Then there's the Taurus pedals. Besides bass pedals sounds, I am sometimes using the T3 as a MIDI controller. During "Don't Leave Me Now", I layer the T3 with bass notes from the grand piano. Way cool sound. That's where the JLCooper MSB comes in, I can route any MIDI controller to any board or module. The MSB lets me transpose and channel bump the T3 MIDI note messages. In "The Trial" are a couple of places I need the orchestral bell but both hands are occupied, so I used the T3 to trigger them.

 

And then there's the volume pedals for the MM and OBX.

 

As you can imagine, it's a delicate dance and balancing act with all this stuff. Probably the most ambitious I have attempted.

 

I prefer outboard FX. The A6 is the only board using onboard FX but the reverbs aren't great. I put an Eventide 2016 on the MM and Lexicon PCM60 on the OBX. Both also have their own Korg SDD-3300 and I am using a routing trick combining the reverbs with the Korg SDD-3300s. The 3300 is a triple delay unit that is IMO the best delay unit for analog synths - I gave up on multiFX boxes long ago. With the flexible combo delay/reverb setup, I have a lot of subtle non-obvious stereo processing on my analogs. I am using my own FX not the factory patches. Besides battling the sonic spectrum with two guitars in the band, that stereo imaging is necessary for the singers in the cast so they aren't drowned out.

 

All tools I have used for decades, and I don't see this flexibility on modern stuff anymore.

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I would be TERRIFIED to attempt to play live with a MemoryMoog, based on past sad, sad (and expensive) experiences! You're a braver man than I.

 

I've owned it since 1986. Ten years later it was failing so I modified it by replacing strategic components to make it more reliable. I used to work in military electronics and I know some tricks. Since then the MM has been very reliable and gig-worthy.

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Forgot to mention: the guitar player's wife - who is a musician with good ears - heard the show and was convinced that "Bring The Boys Back Home" and "The Trial" were played back from tape/CD. Keep in mind that the wall is now complete and the audience cannot see any of us playing. The guitar player told her that he watched me play all those parts live. Gives me great satisfaction to fool expert ears.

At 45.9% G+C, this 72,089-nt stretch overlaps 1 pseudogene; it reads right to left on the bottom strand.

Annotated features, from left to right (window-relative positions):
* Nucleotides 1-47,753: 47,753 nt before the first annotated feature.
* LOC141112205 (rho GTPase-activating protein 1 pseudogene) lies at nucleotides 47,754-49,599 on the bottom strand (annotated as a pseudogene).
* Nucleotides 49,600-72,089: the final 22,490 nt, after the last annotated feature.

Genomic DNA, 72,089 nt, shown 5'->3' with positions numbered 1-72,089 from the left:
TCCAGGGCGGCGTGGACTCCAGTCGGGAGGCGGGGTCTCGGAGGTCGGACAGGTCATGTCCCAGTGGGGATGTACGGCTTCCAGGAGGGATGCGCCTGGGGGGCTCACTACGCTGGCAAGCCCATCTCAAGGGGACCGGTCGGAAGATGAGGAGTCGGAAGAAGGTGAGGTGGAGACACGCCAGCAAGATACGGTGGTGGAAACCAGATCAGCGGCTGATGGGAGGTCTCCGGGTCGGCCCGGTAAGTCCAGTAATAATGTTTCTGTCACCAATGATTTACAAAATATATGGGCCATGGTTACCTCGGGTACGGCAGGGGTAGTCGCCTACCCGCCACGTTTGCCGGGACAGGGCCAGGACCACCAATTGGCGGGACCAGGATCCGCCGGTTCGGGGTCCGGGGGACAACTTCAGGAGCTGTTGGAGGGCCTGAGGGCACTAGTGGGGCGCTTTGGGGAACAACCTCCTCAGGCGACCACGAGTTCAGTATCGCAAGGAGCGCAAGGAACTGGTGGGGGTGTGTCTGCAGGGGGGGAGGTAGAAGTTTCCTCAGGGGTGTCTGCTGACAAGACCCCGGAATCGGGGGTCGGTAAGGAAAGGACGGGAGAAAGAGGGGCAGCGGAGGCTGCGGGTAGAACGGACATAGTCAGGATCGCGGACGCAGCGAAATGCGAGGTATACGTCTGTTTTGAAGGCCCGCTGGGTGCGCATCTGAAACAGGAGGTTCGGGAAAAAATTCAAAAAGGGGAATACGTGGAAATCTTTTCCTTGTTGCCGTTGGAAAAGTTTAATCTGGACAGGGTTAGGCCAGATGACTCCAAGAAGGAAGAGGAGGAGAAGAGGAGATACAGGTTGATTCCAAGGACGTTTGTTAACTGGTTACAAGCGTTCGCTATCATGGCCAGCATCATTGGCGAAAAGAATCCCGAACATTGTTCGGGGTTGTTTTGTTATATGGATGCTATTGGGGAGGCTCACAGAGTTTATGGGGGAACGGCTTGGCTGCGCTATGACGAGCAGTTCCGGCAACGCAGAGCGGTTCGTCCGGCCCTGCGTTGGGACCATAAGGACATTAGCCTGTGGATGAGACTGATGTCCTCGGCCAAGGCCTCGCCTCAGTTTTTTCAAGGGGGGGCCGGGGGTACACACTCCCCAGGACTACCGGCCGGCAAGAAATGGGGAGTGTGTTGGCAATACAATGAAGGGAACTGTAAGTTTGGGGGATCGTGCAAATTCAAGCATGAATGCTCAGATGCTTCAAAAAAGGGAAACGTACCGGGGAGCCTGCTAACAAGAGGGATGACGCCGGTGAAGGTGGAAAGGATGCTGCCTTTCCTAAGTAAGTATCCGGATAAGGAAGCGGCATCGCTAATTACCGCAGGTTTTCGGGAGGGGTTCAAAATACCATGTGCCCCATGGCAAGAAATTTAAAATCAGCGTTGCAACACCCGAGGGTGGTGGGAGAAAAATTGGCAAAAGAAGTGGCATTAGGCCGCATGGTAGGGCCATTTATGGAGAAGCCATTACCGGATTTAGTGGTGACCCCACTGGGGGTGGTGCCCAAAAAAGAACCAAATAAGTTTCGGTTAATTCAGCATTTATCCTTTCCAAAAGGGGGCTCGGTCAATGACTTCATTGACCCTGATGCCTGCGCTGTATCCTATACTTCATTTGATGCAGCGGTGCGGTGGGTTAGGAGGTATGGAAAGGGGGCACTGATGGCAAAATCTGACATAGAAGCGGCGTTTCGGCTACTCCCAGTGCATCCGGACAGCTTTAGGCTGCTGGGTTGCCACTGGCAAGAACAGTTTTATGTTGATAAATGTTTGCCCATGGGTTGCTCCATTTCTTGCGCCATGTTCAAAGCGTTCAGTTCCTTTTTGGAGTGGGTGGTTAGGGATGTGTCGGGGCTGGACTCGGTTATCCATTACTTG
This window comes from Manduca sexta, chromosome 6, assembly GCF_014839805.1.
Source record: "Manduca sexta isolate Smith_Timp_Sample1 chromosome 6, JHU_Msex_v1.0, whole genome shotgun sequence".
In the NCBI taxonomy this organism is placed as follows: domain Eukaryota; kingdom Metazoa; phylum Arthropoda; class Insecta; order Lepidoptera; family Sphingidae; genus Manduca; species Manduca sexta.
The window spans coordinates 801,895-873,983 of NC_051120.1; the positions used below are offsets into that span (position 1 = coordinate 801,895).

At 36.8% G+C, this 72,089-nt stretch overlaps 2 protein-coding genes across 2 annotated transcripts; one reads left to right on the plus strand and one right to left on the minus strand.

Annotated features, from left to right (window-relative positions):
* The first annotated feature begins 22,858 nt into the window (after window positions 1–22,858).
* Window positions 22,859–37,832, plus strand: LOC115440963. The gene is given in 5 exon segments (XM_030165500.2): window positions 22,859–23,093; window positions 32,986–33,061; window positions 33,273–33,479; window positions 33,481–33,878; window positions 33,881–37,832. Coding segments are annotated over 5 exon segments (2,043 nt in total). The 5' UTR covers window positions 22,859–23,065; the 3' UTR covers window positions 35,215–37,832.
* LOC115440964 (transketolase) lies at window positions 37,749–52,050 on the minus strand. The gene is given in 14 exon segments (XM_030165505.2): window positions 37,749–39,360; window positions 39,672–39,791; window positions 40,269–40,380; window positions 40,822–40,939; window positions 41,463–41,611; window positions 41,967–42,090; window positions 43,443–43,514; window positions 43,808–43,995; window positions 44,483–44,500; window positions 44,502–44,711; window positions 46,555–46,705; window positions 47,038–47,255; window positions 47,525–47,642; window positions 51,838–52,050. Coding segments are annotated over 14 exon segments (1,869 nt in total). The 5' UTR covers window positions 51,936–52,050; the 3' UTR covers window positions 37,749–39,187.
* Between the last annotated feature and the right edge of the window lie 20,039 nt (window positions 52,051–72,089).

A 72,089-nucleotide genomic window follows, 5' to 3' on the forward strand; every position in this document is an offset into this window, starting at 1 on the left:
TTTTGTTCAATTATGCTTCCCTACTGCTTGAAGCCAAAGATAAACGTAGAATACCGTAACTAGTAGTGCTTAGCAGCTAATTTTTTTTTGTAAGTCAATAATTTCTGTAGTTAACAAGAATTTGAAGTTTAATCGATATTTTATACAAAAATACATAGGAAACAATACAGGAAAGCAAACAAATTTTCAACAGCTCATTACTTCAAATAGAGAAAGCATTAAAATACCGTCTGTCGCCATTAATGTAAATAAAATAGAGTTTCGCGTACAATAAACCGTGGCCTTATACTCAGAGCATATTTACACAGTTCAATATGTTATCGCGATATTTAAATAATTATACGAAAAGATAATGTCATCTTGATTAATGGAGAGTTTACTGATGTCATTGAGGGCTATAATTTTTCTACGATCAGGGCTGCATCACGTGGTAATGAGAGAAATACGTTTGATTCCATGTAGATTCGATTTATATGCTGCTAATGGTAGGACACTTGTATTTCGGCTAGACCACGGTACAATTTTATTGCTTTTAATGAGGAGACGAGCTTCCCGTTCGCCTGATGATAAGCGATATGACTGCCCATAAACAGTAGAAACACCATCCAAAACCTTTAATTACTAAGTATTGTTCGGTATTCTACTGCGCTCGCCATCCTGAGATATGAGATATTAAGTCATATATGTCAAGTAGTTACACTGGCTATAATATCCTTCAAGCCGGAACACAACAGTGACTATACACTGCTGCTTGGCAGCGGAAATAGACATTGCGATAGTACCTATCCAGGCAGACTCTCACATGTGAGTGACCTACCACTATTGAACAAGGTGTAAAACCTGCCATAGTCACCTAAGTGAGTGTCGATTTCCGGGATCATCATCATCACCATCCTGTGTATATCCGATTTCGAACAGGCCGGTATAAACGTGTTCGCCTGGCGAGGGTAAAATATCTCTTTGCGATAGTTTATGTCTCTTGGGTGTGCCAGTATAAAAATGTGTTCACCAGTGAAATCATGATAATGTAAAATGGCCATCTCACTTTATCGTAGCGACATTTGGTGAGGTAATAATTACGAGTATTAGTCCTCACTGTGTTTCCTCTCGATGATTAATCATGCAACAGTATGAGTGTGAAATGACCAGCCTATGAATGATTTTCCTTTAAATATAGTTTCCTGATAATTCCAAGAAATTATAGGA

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:love:

 

MC, you are my kind of nuts! I'm so envious of you, having a project like this where you can bring every trick possible to the table to make the best music possible. It's also the big advantage of theatre gigs - set up once, tear down once.

 

Hats off to you sir, and make sure you post some audio! ;)

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  • 1 month later...

Getting the videos split up, here's some teasers.

 

Comfortably Numb

[video:youtube]

 

Goodbye Blue Sky/In The Flesh? ptII

[video:youtube]

 

Nobody Home

[video:youtube]

 

Hey You/Is There Anybody Out There

[video:youtube]

 

Finale

I'm playing all the orchestra parts in "The Trial" (some parts with my bass pedals as a MIDI controller) and the explosion FX as the wall comes down.

[video:youtube]

 

More videos to come

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Man, sounds like a lot of fun. Are you leaving your keys set up at the theater or tearing down every night? ... By the way, where is the theater? :)

 

The shows were done a month ago. I did leave my rig there; set it up once and tear it down after the last show. Nice change from the usual club show.

 

I saw this link not long ago. It's probably compiled from a detailed website but it chronicles Rick Wright's entire keyboard gear history from studio albums and live setups.

 

For those interested:

http://sparebricks.fika.org/sbzine28/WrightGear-rev156.pdf

 

I never followed Floyd or Rick Wright much but that is a very comprehensive gearlist. Almost every Floyd gearlist follows David Gilmour, nice to see one on Wright. Thanks for sharing.

 

I had no clue that my gear closely paralleled Wright's. I was conscious about using gear from that era, not knowing what synths Wright used on The Wall (others were also credited with keyboard parts). I didn't own a Prophet-5 or ARP Quadra to use for the PF shows, but the Andromeda was a worthy substitute.

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2. Are y'all doing the long version of AB pt. III, or the short version from the album?

 

Short version from the album, potentially stretched if the wall builders fall behind a little.

 

Where is there a long version?

 

They always did a longer version live, Basically, it got chopped down on the album due to time constraints. Roger Waters kept doing the long version in his solo shows after he left the band. Kinda like this:

 

[video:youtube]

 

 

 

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  • 3 months later...